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Sparkling wine vs champagne: How are they different?

For a long time, the world of sparkling wine was divided into two halves: On one side there was Champagne, and on the other resided everything else. Which, of course, is no longer true at all…and it’s questionable if it ever was. This was made deliciously clear at the Food & Wine Classic in Aspen when the highly regarded sommelier, media personality, and content creator Amanda McCrossin hosted the “Bubbles, Bubbles, Bubbles: Sparkling Wine Beyond Champagne” session for 80 thirsty, riveted guests.

Her goal, she told us, was “to really showcase the fact that great sparkling wine is being made all over the world, that there’s merit in tasting sparkling wines that are being made at the optimum or ideal level in places that are both familiar and unexpected.”

Sparkling wine vs. champagne: how they are different from each other?

Sparkling wine vs. champagne
Image Credit: Alexander Naglestad/Unsplash

That’s the case with both Champagne and sparkling wine that’s not produced in the renowned French region. Of course, despite the fact that Champagne is classified under the umbrella category of sparkling wine, it has historically been looked at as somehow better, more refined, and possessing greater complexity and prestige than other sparklers. And while the most famous sparkling wines in the world tend to be Champagnes—names like Krug, Bollinger, Veuve Clicquot, Taittinger, Laurent-Perrier, Perrier-Jouët, and more are as iconic as Rolex in the world of watches or Lamborghini in the realm of automobiles—there are a great many bottles of bubbly from other parts of the world that are just as worthy of your time, attention, and dollars.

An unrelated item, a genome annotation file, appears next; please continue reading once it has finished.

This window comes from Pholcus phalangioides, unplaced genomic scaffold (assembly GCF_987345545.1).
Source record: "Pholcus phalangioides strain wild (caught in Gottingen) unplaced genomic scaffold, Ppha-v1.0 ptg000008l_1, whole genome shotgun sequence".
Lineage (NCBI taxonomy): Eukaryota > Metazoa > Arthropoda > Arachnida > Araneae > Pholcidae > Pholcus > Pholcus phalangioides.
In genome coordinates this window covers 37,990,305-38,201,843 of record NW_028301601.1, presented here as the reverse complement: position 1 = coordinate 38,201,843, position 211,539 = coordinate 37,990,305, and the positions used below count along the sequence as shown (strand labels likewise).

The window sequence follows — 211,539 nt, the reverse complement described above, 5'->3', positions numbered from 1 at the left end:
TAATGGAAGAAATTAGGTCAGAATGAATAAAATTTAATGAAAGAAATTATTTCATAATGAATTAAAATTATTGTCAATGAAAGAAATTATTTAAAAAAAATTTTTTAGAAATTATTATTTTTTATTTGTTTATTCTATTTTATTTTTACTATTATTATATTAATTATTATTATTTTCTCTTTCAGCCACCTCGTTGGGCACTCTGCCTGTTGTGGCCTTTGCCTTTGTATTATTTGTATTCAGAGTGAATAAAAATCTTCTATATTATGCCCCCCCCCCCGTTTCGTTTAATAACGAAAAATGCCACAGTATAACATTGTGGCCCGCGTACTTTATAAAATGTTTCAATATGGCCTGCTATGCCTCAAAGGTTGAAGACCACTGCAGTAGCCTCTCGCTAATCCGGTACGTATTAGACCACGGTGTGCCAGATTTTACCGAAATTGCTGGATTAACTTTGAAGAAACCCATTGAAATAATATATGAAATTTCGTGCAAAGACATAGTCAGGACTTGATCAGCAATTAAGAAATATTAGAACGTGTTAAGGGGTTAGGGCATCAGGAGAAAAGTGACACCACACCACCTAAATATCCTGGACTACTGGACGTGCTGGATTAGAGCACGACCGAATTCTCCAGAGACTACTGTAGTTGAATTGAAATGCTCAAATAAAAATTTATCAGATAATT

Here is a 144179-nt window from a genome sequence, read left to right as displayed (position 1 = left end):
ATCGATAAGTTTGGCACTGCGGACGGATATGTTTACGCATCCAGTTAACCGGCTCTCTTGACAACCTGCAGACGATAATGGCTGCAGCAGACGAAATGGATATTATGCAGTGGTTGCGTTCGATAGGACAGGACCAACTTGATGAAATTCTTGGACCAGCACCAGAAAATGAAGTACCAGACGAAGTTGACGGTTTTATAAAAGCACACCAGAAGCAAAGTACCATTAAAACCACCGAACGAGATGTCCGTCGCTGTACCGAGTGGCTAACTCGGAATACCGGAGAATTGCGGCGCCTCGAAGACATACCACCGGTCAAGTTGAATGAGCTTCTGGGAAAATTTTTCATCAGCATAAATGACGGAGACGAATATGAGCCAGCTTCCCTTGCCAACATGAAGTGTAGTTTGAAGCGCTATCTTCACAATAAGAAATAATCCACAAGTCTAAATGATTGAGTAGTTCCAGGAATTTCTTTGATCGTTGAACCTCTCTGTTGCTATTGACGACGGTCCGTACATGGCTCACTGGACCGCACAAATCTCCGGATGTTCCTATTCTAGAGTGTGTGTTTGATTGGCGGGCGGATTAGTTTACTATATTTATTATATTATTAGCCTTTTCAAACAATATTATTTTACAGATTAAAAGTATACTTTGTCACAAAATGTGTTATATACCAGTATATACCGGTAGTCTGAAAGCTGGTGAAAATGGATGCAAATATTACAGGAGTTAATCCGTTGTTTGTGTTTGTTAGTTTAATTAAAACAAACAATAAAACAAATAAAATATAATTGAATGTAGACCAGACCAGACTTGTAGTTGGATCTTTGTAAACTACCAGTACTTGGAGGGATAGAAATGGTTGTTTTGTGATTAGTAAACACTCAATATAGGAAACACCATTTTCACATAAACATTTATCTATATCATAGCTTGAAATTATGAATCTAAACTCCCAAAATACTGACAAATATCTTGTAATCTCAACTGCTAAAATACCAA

In other words, exactly the kind of wines that McCrossin featured.

The 2016 Ferrari Perlé Rosé, for example, embodied everything that’s made Italy’s Trentodoc such a favourite among wine professionals and a growing base of more casual consumers. It’s crafted from a blend of 80 percent Pinot Nero and 20 percent Chardonnay and spent more than five years on the lees, which has lent it a savoury, subtly spicy depth that serves as a fantastic counterpoint to its more generous berry fruit. It may not be Champagne, but this Italian sparkling wine, made in the metodo classico from the two most important grape varieties in Champagne production, allows it to go toe-to-toe with the best of Italy…and France, for that matter.

A wine like the Ferrari, with its deep ties to the mountain terroir where it’s grown in Italy’s Dolomites, served another useful purpose for McCrossin as well. In fact, all of the sparkling wines she poured in Aspen did that. “Most people have a really hard time identifying terroir,” she said. “And these wines really showcase the concept of terroir well.” She added: “Terroir is not this thing that’s relegated to professional use; it’s the reason we buy anything in our lives that’s location-specific. It’s like peaches from Georgia or San Marzano tomatoes: When we buy food from a particular place, we want that place to be reflected in each bite. It’s the same thing with wine, and these wines reflect that, and prove that great sparkling wines are being made at the highest level, and express the terroir of their origins in really interesting ways, all over the world.”